In case you might not know by now, SpaceX, the space exploration company started by Elon Musk, is leading its industry significantly. This month, the company got an even bigger boost when it announced that it had won a contract from NASA to help the latter with developing a lunar lander for future missions.
The announcement wasn't much of a surprise for many industry insiders. SpaceX has been notching up win after win over the past few months, and it was always the frontrunner in this mission - in a field where names like Blue Origin and Dynetics Inc. also play.
However, it is worth understanding SpaceX's strategy and why this win could pretty much seal a bigger future for a company that has been on the rise for a while now.
Budget Constraints Stifle NASA
The NASA lunar lander contract is a big deal on all fronts. NASA had initially intended to pick two companies to help develop the project, providing a broader group of copmp[etitors that could shed more ideas and help with expedited processes. However, budgetary issues forced it to hand the contract entirely to SpaceX.
According to reports, Kathryn Leuders, the director of NASA's spaceflight program, explained that the agency had faced budget constraints from the United States Congress. After a cursory examination of the quotes obtained for the project's human landing system (HLS), it was more important to hand the contract to the most cost-effective option.
So, instead of getting as many companies on board as possible, NASA chose to turn the contract into a winner-take-all situation.
"While it remains the Agency's desire to preserve a competitive environment at this stage of the HLS Program, at the initial prices and milestone payment phasing proposed by each of the Option A offerors, NASA's current fiscal year budget did not support even a single Option A award," Leuders wrote.
As many know, the Trump administration did a lot of work in its focus to return humans to the moon. Former President Trump inaugurated the United States Space Force and seemed to be fascinated with the idea of establishing a dominant force in outer space. However, even before Trump left power in January, it was unclear how much space travel and domination had in Congress.
Last year, Capitol Hill approved a $850 million budget for Artemis, the NASA project that looks to perfect human space travel. However, the budget was much lesser than the 3.3 billion NASA had earmarked to get things done. NASA hoped to get the funds to be able to meet the Trump administration's deadline of 2024, and it would need a great deal of money to get there.
Interestingly, the Biden administration looks less focused on space travel than the Trump regime. In its budget proposal for 2022, the Biden White House allocated just $325 million to Artemis.
It is understandable, of course. President Biden is focusing more on economic relief following the recent coronavirus pandemic and its many effects on the American economy. Any budget proposal will focus on this objective, and with Congress already split on what seems to be excessive spending by the Biden cabinet, there is no space for what it would seem as "not overly necessary."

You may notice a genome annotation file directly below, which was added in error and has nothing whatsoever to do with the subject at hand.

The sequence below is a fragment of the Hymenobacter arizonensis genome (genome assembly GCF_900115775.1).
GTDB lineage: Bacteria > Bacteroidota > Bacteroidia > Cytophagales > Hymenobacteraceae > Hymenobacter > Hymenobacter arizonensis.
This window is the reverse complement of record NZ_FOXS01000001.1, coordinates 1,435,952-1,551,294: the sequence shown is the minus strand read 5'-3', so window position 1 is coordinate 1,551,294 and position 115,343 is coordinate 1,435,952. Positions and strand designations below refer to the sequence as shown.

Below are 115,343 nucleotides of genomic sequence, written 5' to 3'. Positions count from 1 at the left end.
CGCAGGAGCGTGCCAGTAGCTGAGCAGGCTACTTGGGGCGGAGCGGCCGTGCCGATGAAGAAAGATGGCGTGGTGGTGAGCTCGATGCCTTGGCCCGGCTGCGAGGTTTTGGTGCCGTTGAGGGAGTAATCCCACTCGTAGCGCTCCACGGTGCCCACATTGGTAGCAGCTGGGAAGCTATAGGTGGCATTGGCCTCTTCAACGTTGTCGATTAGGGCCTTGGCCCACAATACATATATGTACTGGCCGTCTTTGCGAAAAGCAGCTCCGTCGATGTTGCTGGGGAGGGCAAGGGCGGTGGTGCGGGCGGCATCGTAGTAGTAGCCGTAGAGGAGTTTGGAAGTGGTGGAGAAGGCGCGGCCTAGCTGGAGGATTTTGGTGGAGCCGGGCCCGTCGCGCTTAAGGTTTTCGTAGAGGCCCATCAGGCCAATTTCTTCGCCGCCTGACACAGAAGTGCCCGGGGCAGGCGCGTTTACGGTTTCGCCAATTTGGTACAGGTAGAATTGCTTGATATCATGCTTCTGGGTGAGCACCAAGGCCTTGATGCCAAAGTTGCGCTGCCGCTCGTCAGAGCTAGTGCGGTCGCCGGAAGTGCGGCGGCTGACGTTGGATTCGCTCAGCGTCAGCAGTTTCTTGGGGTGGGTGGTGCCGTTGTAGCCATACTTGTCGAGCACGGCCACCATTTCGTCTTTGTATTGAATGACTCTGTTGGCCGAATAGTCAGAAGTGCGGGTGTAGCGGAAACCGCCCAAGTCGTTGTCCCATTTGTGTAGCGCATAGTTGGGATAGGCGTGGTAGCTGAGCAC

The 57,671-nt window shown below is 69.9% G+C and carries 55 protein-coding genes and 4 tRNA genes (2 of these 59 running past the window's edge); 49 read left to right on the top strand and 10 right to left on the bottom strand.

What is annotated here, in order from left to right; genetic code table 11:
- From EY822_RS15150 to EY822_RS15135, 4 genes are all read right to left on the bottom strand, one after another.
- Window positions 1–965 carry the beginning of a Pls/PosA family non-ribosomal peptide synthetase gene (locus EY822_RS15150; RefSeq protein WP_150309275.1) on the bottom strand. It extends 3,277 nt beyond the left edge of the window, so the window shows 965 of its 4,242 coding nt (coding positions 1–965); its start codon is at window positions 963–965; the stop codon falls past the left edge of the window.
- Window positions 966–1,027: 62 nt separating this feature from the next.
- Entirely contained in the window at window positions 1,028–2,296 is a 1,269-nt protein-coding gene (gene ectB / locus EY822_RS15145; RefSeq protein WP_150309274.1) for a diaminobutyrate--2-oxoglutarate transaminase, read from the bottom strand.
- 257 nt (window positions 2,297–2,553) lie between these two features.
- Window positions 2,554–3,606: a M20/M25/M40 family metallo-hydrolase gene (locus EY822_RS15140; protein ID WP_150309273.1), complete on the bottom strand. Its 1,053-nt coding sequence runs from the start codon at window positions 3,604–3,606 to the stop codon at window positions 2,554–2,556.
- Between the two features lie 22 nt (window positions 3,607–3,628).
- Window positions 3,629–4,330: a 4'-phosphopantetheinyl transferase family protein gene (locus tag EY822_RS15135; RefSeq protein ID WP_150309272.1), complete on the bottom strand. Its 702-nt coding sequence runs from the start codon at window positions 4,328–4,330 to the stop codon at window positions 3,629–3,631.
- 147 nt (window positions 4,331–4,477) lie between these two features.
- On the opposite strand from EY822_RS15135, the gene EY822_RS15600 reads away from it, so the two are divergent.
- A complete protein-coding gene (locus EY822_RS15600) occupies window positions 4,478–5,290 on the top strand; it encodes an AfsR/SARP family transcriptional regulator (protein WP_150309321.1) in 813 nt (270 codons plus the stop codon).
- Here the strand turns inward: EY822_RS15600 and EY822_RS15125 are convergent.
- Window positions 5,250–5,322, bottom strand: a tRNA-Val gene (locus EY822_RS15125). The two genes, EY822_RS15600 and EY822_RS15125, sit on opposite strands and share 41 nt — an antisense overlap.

While the budget cuts are bad news, there's a silver lining. Trump's deadline is now invalid since he is no longer in power. With the deadline no longer dictating NASA's process, the agency has more time and could even add some more projects and contractors based on future budget proposals.
So, with more attention on Biden's various plans (infrastructure, racial justice, economic recovery, coronavirus treatments, etc.), there is a significant chance that NASA will face more budget constraints. The agency has already had to make accommodations for the HLS, and this trend could be a sign of things to come for everyone that relies on it for funding.
SpaceX is the Perfect Risk Partner
As NASA's statement explained, the price was the most significant factor in NASA's decision to award the HLS to SpaceX - even though the company had impressive specifications. She didn't say much about the finances, except that the company won $2.9 billion in funding for the project. However, she pointed out that Blue Origin and Dynetics had significantly higher prices, making their proposals unworkable for NASA at this point.
Dynetics is part of Leidos - a publicly-traded defense company. So, with investors on its neck, the company has to be careful about profit margins. Its incentives are also different from those of SpaceX, which can easily use low prices to gain market share and curry favor with NASA.
As for Blue Origin, the company worked with Lockheed Martin - another defense contractor and aviation company, on its project. A third partner is Northrop Grumman - a company in the same field as Lockheed. While Blue Origin is a private company with SpaceX's flexibility, the firm appeared to have been carrying too much baggage in terms of its partners and their financial commitments to their investors.
All in all, SpaceX is in a much better position to pursue the project. The company is in a better room to take risks with NASA, especially since it plans to self-fund and even take on some of the financial risks for over 50 percent of the testing and development activities. For a government agency facing a considerable budget constraint, this is a real benefit.
All eyes will now be on how SpaceX and NASA can work together in the future.